I was shocked - shocked - to hear the other day that New York City taxi drivers stand accused by none other than Gotham's Taxi and Limousine Commission of cheating passengers out of $8.3 million over a 26-month period by overcharging their customers.
New York cabbies cheat? Who knew?
Actually, everyone knew; it's just now there are some numbers to go with this widely disseminated knowledge. Spokespeople for the drivers were quoted in media reports saying there are problems with technology: their meters, specifically, just seem to be on the blink. Moreover, they said, a few bad apples are spoiling the reputation of taxi drivers in the Big Apple.
Excuse me - a few? According to the Taxi and Limousine Commission, 35,558 of New York's estimated 48,000 cabbies overcharged customers during the 26 months in question. That's three out of four drivers.
The most common scam, according to the commission - which sets rates for taxi fares and licenses cab drivers in the five boroughs of New York - was by charging a higher out-of-city rate for carrying passengers who were actually inside the city. The out-of-city rate - for taking riders to suburban Westchester County, say - happens to be twice the in-city rate.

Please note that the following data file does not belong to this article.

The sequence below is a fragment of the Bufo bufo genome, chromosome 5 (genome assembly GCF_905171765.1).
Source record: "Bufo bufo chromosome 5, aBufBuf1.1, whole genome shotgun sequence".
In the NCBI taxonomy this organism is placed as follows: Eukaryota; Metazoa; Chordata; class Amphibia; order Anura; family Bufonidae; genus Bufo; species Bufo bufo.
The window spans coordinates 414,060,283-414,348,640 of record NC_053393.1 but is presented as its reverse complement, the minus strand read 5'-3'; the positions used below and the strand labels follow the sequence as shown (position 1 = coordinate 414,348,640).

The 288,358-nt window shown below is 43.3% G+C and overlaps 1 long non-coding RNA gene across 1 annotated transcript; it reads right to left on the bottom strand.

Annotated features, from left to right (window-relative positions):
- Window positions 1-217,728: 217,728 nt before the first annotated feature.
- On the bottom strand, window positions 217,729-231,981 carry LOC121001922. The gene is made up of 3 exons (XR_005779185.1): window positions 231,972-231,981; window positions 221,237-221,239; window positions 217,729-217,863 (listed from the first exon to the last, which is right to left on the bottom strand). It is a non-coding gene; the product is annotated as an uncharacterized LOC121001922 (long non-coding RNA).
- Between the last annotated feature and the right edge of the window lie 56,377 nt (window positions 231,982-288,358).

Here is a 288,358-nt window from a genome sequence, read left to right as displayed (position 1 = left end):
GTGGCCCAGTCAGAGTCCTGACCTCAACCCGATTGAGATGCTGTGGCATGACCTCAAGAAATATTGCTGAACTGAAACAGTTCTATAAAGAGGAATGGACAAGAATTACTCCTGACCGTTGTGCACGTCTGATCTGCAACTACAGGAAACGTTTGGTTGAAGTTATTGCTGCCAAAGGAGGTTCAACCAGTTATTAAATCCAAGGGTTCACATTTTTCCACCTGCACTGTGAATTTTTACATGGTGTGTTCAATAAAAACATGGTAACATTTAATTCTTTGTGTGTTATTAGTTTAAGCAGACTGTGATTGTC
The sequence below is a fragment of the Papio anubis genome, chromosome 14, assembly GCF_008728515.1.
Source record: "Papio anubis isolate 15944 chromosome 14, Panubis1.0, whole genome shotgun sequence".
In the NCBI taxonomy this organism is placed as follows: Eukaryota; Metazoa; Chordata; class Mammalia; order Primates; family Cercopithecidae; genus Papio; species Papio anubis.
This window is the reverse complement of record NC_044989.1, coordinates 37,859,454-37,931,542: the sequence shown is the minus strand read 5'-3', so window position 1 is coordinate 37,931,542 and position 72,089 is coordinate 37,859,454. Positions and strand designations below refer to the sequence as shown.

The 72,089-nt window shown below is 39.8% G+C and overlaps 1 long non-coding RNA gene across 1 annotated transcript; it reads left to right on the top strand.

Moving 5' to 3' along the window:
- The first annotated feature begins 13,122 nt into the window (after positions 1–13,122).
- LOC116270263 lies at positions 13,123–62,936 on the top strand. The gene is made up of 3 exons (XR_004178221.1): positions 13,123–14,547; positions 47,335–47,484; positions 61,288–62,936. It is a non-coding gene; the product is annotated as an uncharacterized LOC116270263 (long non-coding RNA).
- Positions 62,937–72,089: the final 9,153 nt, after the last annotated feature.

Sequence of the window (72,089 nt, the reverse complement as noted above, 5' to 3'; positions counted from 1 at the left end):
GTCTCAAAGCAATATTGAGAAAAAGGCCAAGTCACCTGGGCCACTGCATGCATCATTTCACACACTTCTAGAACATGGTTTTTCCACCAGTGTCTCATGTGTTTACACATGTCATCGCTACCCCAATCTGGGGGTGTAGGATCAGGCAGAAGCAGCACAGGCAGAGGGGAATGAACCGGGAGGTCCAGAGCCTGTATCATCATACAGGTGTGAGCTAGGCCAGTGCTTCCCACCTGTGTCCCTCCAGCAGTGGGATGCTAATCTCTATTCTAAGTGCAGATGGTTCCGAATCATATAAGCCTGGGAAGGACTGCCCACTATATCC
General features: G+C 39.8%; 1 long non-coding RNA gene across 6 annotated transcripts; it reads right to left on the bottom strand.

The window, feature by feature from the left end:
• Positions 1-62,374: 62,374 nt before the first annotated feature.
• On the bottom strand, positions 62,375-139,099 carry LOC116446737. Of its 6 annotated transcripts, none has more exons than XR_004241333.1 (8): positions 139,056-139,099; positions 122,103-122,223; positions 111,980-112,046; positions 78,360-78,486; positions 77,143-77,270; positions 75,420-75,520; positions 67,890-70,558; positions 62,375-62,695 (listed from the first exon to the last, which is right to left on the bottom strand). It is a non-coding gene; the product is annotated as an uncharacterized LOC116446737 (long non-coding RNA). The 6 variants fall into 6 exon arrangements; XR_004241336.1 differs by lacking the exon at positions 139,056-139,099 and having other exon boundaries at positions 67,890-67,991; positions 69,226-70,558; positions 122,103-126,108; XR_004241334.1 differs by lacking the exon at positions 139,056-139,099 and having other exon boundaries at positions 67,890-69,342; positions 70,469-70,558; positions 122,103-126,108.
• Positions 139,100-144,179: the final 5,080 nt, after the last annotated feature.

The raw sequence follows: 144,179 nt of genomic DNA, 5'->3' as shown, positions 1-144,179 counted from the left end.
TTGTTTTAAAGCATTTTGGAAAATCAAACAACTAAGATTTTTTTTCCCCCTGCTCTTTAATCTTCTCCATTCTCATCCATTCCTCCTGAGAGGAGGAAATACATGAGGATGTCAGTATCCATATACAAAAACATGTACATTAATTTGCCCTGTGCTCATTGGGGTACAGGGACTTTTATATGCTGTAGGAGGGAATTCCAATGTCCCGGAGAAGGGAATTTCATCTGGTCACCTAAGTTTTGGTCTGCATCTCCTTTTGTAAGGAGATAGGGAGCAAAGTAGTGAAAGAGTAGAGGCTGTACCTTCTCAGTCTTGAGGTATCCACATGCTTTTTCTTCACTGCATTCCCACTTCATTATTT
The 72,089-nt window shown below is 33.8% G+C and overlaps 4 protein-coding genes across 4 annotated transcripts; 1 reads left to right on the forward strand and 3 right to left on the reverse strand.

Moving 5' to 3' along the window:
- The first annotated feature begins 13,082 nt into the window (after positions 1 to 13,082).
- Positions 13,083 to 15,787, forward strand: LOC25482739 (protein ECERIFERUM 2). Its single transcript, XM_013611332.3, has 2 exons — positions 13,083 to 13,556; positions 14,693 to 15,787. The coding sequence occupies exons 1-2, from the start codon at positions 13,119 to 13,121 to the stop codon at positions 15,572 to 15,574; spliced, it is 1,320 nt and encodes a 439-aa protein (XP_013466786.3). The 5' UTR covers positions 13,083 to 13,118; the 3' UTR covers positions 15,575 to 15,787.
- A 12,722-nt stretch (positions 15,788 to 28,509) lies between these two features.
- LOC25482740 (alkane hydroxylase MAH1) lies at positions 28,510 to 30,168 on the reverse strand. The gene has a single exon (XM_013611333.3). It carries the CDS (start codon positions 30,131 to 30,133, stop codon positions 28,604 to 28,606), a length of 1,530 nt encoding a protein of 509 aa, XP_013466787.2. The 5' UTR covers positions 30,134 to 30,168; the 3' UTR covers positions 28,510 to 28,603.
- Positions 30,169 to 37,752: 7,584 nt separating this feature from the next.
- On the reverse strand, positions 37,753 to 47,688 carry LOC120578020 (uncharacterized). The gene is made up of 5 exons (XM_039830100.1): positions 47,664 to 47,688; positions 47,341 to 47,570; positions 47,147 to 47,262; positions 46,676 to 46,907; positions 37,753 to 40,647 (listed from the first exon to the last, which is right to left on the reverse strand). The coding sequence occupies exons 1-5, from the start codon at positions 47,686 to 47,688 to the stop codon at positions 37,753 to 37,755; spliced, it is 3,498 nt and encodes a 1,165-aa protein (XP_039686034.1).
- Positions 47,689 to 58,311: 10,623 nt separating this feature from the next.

Everyone who visits New York will have trouble with taxi drivers sooner or later. Me, I encountered a cabbie at John F. Kennedy International Airport last year who told me once he had pulled away from the airport taxi stand to take me to my Manhattan hotel, that his credit card reader was broken. It is illegal to operate a Yellow Cab in New York without a working credit card reader; I made him take me back to the airport and he, grumbling, complied.
The same thing happened again on a later visit last year. This time, I was heading from Manhattan out to JFK airport. Silly me; I forgot to ask about the state of the credit card reader before I got in the cab. Upon arrival, I had to dig deep for cash, in lieu of running to an ATM inside the terminal while trying to make a flight. I wasn't overcharged, but I was still scammed; this way, the cabbie doesn't have to pay a credit card fee, and I was left short of cash.
So, it's established that many, if not most, New York taxi drivers cheat. Even New Yorkers quoted in news accounts seem resigned to this. Now, what? Who is going to protect travelers and other passengers? How, and when?